GCLgrid: A three-dimensional geographical curvilinear grid library for computational seismology

Fan C., Pavlis G., Tuncay K.

COMPUTERS & GEOSCIENCES, vol.32, no.3, pp.371-381, 2006 (Peer-Reviewed Journal) identifier identifier

  • Publication Type: Article / Article
  • Volume: 32 Issue: 3
  • Publication Date: 2006
  • Doi Number: 10.1016/j.cageo.2005.07.001
  • Journal Indexes: Science Citation Index Expanded, Scopus
  • Page Numbers: pp.371-381
  • Keywords: grid object, direction set method, finite element analysis, travel time, object-oriented program, PLANE-WAVE MIGRATION, S CONVERTED PHASES, PRESTACK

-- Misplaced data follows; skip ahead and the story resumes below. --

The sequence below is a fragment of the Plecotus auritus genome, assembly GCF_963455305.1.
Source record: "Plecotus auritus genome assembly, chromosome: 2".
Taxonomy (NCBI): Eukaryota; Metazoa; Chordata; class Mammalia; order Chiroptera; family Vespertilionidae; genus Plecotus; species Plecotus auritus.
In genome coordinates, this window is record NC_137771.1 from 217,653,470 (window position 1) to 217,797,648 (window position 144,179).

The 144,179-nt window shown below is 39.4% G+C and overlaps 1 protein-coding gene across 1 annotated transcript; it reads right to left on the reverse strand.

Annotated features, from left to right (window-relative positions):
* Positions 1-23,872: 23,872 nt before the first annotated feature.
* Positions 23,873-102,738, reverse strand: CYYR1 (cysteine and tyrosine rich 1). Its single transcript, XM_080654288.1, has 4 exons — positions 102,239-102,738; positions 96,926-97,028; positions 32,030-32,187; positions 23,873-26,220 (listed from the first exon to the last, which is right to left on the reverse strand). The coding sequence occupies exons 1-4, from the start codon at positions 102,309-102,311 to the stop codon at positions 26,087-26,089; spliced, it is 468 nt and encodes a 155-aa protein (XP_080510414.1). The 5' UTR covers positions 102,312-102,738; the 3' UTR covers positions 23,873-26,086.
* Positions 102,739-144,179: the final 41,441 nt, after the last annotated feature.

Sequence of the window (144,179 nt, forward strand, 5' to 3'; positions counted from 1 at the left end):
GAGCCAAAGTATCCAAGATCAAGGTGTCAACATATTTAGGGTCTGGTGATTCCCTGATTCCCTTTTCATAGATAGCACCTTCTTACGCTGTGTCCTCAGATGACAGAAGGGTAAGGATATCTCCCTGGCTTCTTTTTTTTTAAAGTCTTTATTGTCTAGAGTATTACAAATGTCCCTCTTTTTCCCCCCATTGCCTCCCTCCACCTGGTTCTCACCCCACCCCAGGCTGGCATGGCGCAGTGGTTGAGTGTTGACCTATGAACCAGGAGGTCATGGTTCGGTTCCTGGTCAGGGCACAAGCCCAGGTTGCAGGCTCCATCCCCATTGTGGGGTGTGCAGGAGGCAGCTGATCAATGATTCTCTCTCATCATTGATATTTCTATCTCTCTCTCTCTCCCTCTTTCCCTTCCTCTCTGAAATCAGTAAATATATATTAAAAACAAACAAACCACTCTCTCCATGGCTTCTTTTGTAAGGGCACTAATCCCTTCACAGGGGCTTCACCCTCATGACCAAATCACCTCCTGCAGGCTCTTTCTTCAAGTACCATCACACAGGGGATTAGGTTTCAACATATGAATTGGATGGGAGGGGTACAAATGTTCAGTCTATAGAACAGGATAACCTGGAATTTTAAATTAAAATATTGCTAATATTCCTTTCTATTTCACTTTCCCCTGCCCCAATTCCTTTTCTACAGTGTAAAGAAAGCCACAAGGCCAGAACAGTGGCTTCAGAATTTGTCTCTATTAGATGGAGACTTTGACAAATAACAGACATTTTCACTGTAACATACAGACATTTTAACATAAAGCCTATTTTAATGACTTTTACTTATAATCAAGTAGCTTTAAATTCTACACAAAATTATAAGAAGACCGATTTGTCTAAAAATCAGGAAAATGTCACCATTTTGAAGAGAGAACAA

We developed a general library for handling a class of objects we call geographical curvilinear grids (GCLgrids). A GCLgrid is a distorted, uniform grid that is georeferenced. The GCLgrid library is implemented in an object oriented system with methods that relate points in the grid to a geographic reference frame. A simple example is a spherical shell divided along latitude, longitude, and depth, but more elaborate shapes can use the same interface. Scalar and vector fields are derived from the base grid through inheritance. Two algorithms are the core of this library. First, we use the Direction Set method to search for a location in space from a starting point. This algorithm converges reasonably fast if the grid is not extremely distorted. Second, we interpolate the grid using methods known from finite element analysis. A Jacobian matrix for an 8-node cube is computed to transform a distorted cube into a unit one. Shape functions for the standard cube are used to compute interpolation coefficients. Once the interpolation coefficients are computed, we can interpolate n-element vectors almost as quickly as scalar data. We show an application of the library to travel time table calculation at regional distances. Our table interpolator was found to be 10 times faster than one based on the tau-p method and is expected to be several orders of magnitude faster than 3D ray-tracing methods. Travel time interpolation errors are reduced significantly by tabulating delay times relative to a homogenous reference model instead of absolute times. This allows much coarser grids to be used at large scales comparing to one using total time. (c) 2005 Published by Elsevier Ltd.